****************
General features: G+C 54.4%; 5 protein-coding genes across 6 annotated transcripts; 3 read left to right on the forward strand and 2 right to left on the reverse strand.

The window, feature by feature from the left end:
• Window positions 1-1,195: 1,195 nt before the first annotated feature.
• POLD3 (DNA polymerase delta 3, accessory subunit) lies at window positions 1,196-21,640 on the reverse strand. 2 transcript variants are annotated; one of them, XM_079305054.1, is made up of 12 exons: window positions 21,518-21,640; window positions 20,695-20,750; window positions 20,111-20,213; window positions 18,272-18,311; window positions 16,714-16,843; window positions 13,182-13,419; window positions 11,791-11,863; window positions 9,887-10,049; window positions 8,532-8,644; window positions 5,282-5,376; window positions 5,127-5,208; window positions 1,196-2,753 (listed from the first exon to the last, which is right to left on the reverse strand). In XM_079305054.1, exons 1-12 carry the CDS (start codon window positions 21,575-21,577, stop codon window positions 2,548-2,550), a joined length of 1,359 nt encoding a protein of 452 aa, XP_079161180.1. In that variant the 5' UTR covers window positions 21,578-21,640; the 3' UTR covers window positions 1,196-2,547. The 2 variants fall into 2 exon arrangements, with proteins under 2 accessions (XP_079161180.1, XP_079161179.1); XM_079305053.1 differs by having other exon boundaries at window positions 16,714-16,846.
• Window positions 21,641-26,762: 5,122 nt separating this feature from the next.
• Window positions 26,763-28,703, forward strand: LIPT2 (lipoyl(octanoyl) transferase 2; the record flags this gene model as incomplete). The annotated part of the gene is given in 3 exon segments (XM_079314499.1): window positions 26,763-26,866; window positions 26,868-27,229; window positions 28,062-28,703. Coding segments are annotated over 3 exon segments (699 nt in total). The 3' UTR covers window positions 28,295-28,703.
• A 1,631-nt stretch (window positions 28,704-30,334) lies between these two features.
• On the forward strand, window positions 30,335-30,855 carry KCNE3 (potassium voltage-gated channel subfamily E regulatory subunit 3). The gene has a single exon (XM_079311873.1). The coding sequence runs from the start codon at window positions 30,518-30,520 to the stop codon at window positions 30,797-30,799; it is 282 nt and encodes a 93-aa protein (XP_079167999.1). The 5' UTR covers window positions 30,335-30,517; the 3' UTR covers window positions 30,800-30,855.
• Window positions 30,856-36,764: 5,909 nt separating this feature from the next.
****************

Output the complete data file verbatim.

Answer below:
General features: G+C 54.4%; 5 protein-coding genes across 6 annotated transcripts; 3 read left to right on the forward strand and 2 right to left on the reverse strand.

The window, feature by feature from the left end:
• Window positions 1-1,195: 1,195 nt before the first annotated feature.
• POLD3 (DNA polymerase delta 3, accessory subunit) lies at window positions 1,196-21,640 on the reverse strand. 2 transcript variants are annotated; one of them, XM_079305054.1, is made up of 12 exons: window positions 21,518-21,640; window positions 20,695-20,750; window positions 20,111-20,213; window positions 18,272-18,311; window positions 16,714-16,843; window positions 13,182-13,419; window positions 11,791-11,863; window positions 9,887-10,049; window positions 8,532-8,644; window positions 5,282-5,376; window positions 5,127-5,208; window positions 1,196-2,753 (listed from the first exon to the last, which is right to left on the reverse strand). In XM_079305054.1, exons 1-12 carry the CDS (start codon window positions 21,575-21,577, stop codon window positions 2,548-2,550), a joined length of 1,359 nt encoding a protein of 452 aa, XP_079161180.1. In that variant the 5' UTR covers window positions 21,578-21,640; the 3' UTR covers window positions 1,196-2,547. The 2 variants fall into 2 exon arrangements, with proteins under 2 accessions (XP_079161180.1, XP_079161179.1); XM_079305053.1 differs by having other exon boundaries at window positions 16,714-16,846.
• Window positions 21,641-26,762: 5,122 nt separating this feature from the next.
• Window positions 26,763-28,703, forward strand: LIPT2 (lipoyl(octanoyl) transferase 2; the record flags this gene model as incomplete). The annotated part of the gene is given in 3 exon segments (XM_079314499.1): window positions 26,763-26,866; window positions 26,868-27,229; window positions 28,062-28,703. Coding segments are annotated over 3 exon segments (699 nt in total). The 3' UTR covers window positions 28,295-28,703.
• A 1,631-nt stretch (window positions 28,704-30,334) lies between these two features.
• On the forward strand, window positions 30,335-30,855 carry KCNE3 (potassium voltage-gated channel subfamily E regulatory subunit 3). The gene has a single exon (XM_079311873.1). The coding sequence runs from the start codon at window positions 30,518-30,520 to the stop codon at window positions 30,797-30,799; it is 282 nt and encodes a 93-aa protein (XP_079167999.1). The 5' UTR covers window positions 30,335-30,517; the 3' UTR covers window positions 30,800-30,855.
• Window positions 30,856-36,764: 5,909 nt separating this feature from the next.